Protecting your food products
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PGI, PDO and TSG - how to protect your food products

View profile for Lizzie Walters
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What protection is available?

Protected Geographical Indication ( PGI )

This is for products that are closely linked to a certain geographical area. If protected, at least one of the stages of production, processing or preparation will have to take place in the specific area before the mark can be used on a product. Protection has been granted to products such as Yorkshire Wensleydale Cheese.

Protected Designation of Origin ( PDO )

The PDO mark is available to products that are produced, processed and prepared in a specific area and have distinct characteristics from that area. Protection will only be granted if the product is made using distinct local knowledge. Where a PDO is granted, all three production stages have to take place in the specific area before the relevant name can be used. Protection has been granted to products such as Stilton Blue Cheese.

Traditional Speciality Guaranteed ( TSG )

This mark does not necessarily relate to location. In order for a product to be protected with a TSG mark, it needs to have a traditional name and characteristics that make it different from other products. Protection has been granted to products such as traditional farm fresh turkey.

What does the protection mean?

If one of the marks is granted to you, the name of your product is protected in certain classes. You will have to include the relevant EU logo on each product but you may be able to prevent other people producing competing products with the same name.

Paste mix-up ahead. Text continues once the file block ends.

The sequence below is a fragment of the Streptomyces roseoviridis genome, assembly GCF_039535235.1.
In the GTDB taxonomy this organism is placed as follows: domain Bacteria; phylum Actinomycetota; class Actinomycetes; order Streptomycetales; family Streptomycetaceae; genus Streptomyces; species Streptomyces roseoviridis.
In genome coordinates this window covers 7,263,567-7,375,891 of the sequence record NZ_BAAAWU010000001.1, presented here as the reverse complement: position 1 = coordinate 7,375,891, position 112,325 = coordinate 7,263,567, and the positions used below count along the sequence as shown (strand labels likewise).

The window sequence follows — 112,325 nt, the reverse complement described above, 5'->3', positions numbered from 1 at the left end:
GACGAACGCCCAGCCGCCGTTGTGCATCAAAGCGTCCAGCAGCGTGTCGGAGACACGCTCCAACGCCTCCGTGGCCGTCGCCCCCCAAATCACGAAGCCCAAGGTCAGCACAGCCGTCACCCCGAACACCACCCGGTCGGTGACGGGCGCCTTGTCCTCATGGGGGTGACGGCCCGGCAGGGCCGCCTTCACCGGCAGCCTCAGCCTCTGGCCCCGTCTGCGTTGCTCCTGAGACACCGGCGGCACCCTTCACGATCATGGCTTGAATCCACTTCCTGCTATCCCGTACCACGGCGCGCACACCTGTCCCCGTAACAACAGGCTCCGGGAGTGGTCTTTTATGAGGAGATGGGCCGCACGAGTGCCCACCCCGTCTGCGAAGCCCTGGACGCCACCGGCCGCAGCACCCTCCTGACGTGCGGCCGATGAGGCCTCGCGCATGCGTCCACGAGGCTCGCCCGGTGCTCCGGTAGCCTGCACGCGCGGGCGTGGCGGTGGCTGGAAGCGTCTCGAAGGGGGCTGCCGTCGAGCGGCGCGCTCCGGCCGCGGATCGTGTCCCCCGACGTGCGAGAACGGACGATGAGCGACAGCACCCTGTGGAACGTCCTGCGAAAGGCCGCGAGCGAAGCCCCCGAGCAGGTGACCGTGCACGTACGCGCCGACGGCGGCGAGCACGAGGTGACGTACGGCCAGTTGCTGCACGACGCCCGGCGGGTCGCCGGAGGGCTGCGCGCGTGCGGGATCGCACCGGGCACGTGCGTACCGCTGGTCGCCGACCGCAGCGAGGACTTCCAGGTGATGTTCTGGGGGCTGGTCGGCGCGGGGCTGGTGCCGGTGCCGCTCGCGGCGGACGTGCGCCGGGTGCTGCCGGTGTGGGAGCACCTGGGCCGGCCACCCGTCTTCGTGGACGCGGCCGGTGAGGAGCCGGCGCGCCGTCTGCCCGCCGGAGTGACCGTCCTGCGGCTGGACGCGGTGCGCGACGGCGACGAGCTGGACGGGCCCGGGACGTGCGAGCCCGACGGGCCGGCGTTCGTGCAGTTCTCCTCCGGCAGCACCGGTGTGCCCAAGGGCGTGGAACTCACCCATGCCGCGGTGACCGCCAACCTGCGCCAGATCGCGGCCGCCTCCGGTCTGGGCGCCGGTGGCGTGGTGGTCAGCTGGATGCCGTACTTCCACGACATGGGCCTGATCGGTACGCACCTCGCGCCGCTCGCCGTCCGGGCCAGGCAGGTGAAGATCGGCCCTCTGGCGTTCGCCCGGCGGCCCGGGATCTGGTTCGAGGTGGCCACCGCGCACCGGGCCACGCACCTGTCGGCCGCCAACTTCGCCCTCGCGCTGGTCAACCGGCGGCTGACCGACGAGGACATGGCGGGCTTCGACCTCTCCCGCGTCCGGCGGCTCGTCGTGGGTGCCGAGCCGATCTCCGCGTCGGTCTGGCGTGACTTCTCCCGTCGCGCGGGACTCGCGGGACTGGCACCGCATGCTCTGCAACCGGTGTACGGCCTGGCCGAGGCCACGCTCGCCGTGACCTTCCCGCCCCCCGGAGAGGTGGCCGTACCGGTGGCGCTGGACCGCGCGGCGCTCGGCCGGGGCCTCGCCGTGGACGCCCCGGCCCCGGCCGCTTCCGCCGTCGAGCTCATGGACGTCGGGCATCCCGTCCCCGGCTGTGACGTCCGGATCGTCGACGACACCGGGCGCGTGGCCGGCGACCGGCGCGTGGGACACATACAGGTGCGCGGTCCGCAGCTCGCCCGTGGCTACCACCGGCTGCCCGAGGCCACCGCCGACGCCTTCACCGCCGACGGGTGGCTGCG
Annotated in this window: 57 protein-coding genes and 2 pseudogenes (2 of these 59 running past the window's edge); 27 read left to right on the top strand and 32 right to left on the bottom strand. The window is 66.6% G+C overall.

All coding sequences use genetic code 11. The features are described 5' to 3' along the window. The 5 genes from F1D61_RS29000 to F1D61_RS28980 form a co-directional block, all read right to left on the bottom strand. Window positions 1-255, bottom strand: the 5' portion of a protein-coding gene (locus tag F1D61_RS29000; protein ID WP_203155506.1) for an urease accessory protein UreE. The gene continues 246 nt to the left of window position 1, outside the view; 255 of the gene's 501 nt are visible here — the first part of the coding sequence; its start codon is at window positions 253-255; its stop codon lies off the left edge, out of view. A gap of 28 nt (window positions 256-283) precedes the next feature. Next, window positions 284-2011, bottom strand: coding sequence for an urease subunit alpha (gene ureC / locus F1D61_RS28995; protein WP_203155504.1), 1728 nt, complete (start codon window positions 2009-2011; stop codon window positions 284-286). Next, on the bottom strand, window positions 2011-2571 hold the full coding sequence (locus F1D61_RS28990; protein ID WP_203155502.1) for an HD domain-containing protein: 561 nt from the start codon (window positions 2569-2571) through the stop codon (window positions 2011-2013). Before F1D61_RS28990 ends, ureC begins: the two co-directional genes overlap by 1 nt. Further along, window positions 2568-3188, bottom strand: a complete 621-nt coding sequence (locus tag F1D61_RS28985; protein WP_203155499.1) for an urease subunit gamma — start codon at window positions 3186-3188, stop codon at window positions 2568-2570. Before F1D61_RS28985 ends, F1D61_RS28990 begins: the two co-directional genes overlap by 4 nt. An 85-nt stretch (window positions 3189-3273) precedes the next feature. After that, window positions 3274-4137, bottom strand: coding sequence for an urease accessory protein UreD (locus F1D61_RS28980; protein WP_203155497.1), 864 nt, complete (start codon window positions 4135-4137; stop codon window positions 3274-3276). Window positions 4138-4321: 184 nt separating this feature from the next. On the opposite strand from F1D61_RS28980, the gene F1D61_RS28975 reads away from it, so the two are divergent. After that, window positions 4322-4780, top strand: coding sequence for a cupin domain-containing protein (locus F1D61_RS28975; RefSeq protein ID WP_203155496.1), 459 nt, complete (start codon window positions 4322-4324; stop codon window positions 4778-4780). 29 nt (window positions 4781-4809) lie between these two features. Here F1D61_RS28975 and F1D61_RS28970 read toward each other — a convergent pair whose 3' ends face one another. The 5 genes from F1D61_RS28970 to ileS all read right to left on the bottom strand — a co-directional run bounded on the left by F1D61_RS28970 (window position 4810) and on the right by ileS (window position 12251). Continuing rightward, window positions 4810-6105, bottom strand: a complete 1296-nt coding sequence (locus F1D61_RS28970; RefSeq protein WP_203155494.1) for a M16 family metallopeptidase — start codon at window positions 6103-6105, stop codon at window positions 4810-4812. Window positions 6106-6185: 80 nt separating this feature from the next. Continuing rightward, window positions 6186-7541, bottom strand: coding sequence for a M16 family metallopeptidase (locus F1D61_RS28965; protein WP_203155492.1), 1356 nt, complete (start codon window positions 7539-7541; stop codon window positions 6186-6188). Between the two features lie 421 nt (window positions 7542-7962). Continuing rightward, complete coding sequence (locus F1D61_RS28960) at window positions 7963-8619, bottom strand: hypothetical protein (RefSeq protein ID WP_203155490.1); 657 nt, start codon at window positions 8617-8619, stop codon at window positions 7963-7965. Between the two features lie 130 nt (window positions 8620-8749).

The idea is that some products acquire special qualities simply by being produced in a specific place in a certain way. To use that place name or quality in the name of another product might imply that that product was made somewhere it wasn’t or has a quality or characteristic that it doesn’t.

How do I make an application?

Individual food producers can apply for protection or alternatively the application can be made by a group of people including other producers or suppliers/distributors. A draft product specification needs to be submitted showing how the product might be made and including the product name.

If you are applying for a PDO or PGI mark, the name you use on your product must refer to the area you want to associate with it and it must be the name you are currently selling the product under.

You will be required to prove the origin of your product, including the raw materials used, and explain the link between the specific characteristics of the product and the area in question. This may not always be straight forward, for example in 2012, protection was refused in respect of Lincolnshire sausages as it was found that there wasn’t a strong enough local link.

The application should be sent to the relevant DEFRA department who will assess your application, which may then be published for national consultation and for interested parties to submit any objections. These objections will need to be addressed before your application can move on.

After DEFRA has approved your application and inspection results, you will need to produce a single document for them to send to the European Commission. Following examination, the document will be published in the EU official journal for consultation. Ultimately, if there are objections that cannot be resolved, the EU standing committee will have to make the final decision.

The whole process can take up to four years for protection to be granted but after protection is granted it will last indefinitely.

 

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